But even in the best of circumstances, participating in good governance isn’t always straightforward. The same confounding factors exist at the organisational or national level. There is the problem of information overload, of work obligations that leave little time or mental energy for additional electronic engagement, the sheer limit of hours in the day and how much time can be spent blinking and clicking at a machine.
Because of all these complications, planning a truly interactive and fully functional computer communication system is a Sisyphean task, doomed to be swamped by its own volume of success. If small is beautiful, then maybe less is better. Carefully targeted communications, with opt-in features, such as mailing lists and newsgroups, rather than the spam of ‘send it out to everyone’. Even this is easier said then done, because you still need to tell everyone what they can opt in to. Again, the principles of electronic commerce are helpful. Marketing online requires adding value at every step, making information not just available, but ensuring that it is useful and can be acted on.
To go beyond marketing and seek the democratic dividend, people need to have access to the process before the cement of policy starts to set. This means seeing the proposals while they are still open-ended, a privilege usually only granted to a select few. Not an easy thing to accomplish, either within a company or for a government agency. Fostering alternative sources of information is also crucial – so firing an employee for sending union information over the email system, as happened recently, is not an example of electronic democracy!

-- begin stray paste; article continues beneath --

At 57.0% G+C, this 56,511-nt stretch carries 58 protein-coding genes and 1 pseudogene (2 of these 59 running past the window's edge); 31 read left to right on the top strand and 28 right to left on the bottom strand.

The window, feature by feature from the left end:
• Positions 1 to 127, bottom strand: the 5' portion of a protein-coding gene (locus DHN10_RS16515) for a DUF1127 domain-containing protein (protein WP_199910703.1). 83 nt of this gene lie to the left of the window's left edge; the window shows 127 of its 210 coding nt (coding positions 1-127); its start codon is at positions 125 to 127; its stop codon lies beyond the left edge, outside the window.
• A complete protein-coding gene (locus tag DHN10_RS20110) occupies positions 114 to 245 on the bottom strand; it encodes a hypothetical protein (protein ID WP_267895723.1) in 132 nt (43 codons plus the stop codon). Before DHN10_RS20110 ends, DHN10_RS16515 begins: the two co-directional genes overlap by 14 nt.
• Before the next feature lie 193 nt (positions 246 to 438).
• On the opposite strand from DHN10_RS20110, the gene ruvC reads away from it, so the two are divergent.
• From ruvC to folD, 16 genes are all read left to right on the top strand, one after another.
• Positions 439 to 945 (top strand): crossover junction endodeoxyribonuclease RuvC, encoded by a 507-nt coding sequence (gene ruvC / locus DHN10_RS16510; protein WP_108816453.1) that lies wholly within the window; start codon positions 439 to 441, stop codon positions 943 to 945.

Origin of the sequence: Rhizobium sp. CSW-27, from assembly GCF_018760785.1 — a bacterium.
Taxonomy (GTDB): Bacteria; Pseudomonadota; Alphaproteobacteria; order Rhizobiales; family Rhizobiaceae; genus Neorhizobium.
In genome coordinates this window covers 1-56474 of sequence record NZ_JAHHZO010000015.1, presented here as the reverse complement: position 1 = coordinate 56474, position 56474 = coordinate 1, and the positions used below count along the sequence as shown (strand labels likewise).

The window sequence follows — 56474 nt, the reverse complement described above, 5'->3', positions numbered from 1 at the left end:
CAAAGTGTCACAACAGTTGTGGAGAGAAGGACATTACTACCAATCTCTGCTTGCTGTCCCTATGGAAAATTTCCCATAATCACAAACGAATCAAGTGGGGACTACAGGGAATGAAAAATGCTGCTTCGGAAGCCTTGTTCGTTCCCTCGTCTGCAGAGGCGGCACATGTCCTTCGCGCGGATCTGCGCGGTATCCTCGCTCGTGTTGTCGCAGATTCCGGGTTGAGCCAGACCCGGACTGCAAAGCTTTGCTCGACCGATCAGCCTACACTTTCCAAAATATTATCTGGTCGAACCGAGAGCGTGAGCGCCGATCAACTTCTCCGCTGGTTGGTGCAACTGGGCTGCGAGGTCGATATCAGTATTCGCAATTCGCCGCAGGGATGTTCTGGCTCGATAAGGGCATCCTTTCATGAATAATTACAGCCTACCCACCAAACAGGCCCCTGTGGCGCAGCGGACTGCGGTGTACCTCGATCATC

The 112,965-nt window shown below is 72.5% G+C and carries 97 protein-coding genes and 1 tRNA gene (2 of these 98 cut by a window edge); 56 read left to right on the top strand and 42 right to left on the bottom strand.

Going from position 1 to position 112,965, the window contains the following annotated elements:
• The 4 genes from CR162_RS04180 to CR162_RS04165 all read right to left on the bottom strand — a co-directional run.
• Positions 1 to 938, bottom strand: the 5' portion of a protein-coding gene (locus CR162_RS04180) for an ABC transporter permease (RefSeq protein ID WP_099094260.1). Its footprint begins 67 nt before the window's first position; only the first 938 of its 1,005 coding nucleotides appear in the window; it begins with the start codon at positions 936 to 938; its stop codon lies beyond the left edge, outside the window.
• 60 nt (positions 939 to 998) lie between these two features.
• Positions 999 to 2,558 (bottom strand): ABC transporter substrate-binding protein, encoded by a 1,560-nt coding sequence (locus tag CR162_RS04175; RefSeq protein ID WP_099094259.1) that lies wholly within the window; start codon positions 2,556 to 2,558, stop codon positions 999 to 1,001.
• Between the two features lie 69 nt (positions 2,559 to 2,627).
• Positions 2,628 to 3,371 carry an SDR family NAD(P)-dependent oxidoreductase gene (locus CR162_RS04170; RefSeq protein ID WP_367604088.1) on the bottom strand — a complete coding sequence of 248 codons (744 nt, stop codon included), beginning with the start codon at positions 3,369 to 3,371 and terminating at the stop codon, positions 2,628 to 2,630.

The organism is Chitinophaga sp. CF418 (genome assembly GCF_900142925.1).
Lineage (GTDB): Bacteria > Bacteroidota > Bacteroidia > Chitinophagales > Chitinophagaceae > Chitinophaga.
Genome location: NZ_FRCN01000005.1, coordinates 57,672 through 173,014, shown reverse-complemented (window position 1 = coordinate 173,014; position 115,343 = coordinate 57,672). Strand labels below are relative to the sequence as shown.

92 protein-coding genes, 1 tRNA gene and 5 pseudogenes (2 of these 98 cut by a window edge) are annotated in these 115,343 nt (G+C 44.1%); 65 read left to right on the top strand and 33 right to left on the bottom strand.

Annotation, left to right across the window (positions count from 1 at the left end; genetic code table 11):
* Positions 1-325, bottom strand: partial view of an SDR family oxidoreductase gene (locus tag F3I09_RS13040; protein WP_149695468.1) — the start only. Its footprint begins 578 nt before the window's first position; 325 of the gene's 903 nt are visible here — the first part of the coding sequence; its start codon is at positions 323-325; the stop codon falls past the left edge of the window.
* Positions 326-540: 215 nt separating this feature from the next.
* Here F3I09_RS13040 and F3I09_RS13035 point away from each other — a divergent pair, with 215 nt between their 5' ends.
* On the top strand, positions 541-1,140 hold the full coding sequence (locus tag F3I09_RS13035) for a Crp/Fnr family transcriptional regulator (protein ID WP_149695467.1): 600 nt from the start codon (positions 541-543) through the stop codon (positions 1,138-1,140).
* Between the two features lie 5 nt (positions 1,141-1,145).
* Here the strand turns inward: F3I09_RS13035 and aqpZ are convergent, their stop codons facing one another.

All of these suggestions require more good will than slick technology. However, the coordination of the intentions and technology is essentially an advanced form of project management, where politics, personalities and resources need to be melded. There is never an easy answer, but perhaps this final mantra can guide your thoughts, as you consider how computerised communication in your own organisation or with government can become more open and accountable:
Good government is expensive, bad government is unaffordable.